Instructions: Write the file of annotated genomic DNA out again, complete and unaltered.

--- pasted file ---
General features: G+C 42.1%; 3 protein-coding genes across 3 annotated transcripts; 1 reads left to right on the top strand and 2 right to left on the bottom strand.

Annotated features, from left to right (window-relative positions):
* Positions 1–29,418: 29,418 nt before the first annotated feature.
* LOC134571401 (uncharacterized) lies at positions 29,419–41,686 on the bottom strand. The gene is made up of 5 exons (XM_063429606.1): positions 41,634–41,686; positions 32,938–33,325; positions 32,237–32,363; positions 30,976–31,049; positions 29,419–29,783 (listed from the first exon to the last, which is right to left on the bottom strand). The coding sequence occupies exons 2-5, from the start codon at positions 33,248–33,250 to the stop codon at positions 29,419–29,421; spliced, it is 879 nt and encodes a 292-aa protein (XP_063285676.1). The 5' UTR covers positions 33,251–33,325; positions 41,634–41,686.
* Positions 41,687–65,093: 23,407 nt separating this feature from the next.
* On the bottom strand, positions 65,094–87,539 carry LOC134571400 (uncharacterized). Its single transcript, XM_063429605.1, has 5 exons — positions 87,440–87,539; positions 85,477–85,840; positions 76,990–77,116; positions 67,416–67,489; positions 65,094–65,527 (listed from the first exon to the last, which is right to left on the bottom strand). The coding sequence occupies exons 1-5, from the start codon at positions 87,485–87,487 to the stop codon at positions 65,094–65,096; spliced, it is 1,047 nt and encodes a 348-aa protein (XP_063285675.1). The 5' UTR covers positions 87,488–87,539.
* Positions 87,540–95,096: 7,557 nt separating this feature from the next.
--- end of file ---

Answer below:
General features: G+C 42.1%; 3 protein-coding genes across 3 annotated transcripts; 1 reads left to right on the top strand and 2 right to left on the bottom strand.

Annotated features, from left to right (window-relative positions):
* Positions 1–29,418: 29,418 nt before the first annotated feature.
* LOC134571401 (uncharacterized) lies at positions 29,419–41,686 on the bottom strand. The gene is made up of 5 exons (XM_063429606.1): positions 41,634–41,686; positions 32,938–33,325; positions 32,237–32,363; positions 30,976–31,049; positions 29,419–29,783 (listed from the first exon to the last, which is right to left on the bottom strand). The coding sequence occupies exons 2-5, from the start codon at positions 33,248–33,250 to the stop codon at positions 29,419–29,421; spliced, it is 879 nt and encodes a 292-aa protein (XP_063285676.1). The 5' UTR covers positions 33,251–33,325; positions 41,634–41,686.
* Positions 41,687–65,093: 23,407 nt separating this feature from the next.
* On the bottom strand, positions 65,094–87,539 carry LOC134571400 (uncharacterized). Its single transcript, XM_063429605.1, has 5 exons — positions 87,440–87,539; positions 85,477–85,840; positions 76,990–77,116; positions 67,416–67,489; positions 65,094–65,527 (listed from the first exon to the last, which is right to left on the bottom strand). The coding sequence occupies exons 1-5, from the start codon at positions 87,485–87,487 to the stop codon at positions 65,094–65,096; spliced, it is 1,047 nt and encodes a 348-aa protein (XP_063285675.1). The 5' UTR covers positions 87,488–87,539.
* Positions 87,540–95,096: 7,557 nt separating this feature from the next.